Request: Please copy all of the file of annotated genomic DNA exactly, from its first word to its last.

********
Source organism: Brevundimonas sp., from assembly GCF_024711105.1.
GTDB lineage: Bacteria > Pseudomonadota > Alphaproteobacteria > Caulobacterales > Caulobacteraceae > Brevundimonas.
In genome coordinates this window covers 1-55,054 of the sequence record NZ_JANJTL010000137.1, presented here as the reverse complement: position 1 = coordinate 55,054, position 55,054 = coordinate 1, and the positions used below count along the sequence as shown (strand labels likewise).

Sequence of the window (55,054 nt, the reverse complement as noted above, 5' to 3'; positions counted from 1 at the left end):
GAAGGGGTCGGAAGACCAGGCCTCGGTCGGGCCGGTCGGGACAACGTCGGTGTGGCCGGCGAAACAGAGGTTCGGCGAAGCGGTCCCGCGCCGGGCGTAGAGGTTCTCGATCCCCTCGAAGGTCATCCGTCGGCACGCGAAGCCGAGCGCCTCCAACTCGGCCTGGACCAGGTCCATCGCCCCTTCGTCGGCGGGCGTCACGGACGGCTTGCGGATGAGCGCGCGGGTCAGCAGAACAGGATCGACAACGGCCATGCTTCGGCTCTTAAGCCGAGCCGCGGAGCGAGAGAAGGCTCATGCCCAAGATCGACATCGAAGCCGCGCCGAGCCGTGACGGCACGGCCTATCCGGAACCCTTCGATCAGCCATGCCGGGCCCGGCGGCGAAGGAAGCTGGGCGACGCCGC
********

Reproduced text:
Source organism: Brevundimonas sp., from assembly GCF_024711105.1.
GTDB lineage: Bacteria > Pseudomonadota > Alphaproteobacteria > Caulobacterales > Caulobacteraceae > Brevundimonas.
In genome coordinates this window covers 1-55,054 of the sequence record NZ_JANJTL010000137.1, presented here as the reverse complement: position 1 = coordinate 55,054, position 55,054 = coordinate 1, and the positions used below count along the sequence as shown (strand labels likewise).

Sequence of the window (55,054 nt, the reverse complement as noted above, 5' to 3'; positions counted from 1 at the left end):
GAAGGGGTCGGAAGACCAGGCCTCGGTCGGGCCGGTCGGGACAACGTCGGTGTGGCCGGCGAAACAGAGGTTCGGCGAAGCGGTCCCGCGCCGGGCGTAGAGGTTCTCGATCCCCTCGAAGGTCATCCGTCGGCACGCGAAGCCGAGCGCCTCCAACTCGGCCTGGACCAGGTCCATCGCCCCTTCGTCGGCGGGCGTCACGGACGGCTTGCGGATGAGCGCGCGGGTCAGCAGAACAGGATCGACAACGGCCATGCTTCGGCTCTTAAGCCGAGCCGCGGAGCGAGAGAAGGCTCATGCCCAAGATCGACATCGAAGCCGCGCCGAGCCGTGACGGCACGGCCTATCCGGAACCCTTCGATCAGCCATGCCGGGCCCGGCGGCGAAGGAAGCTGGGCGACGCCGC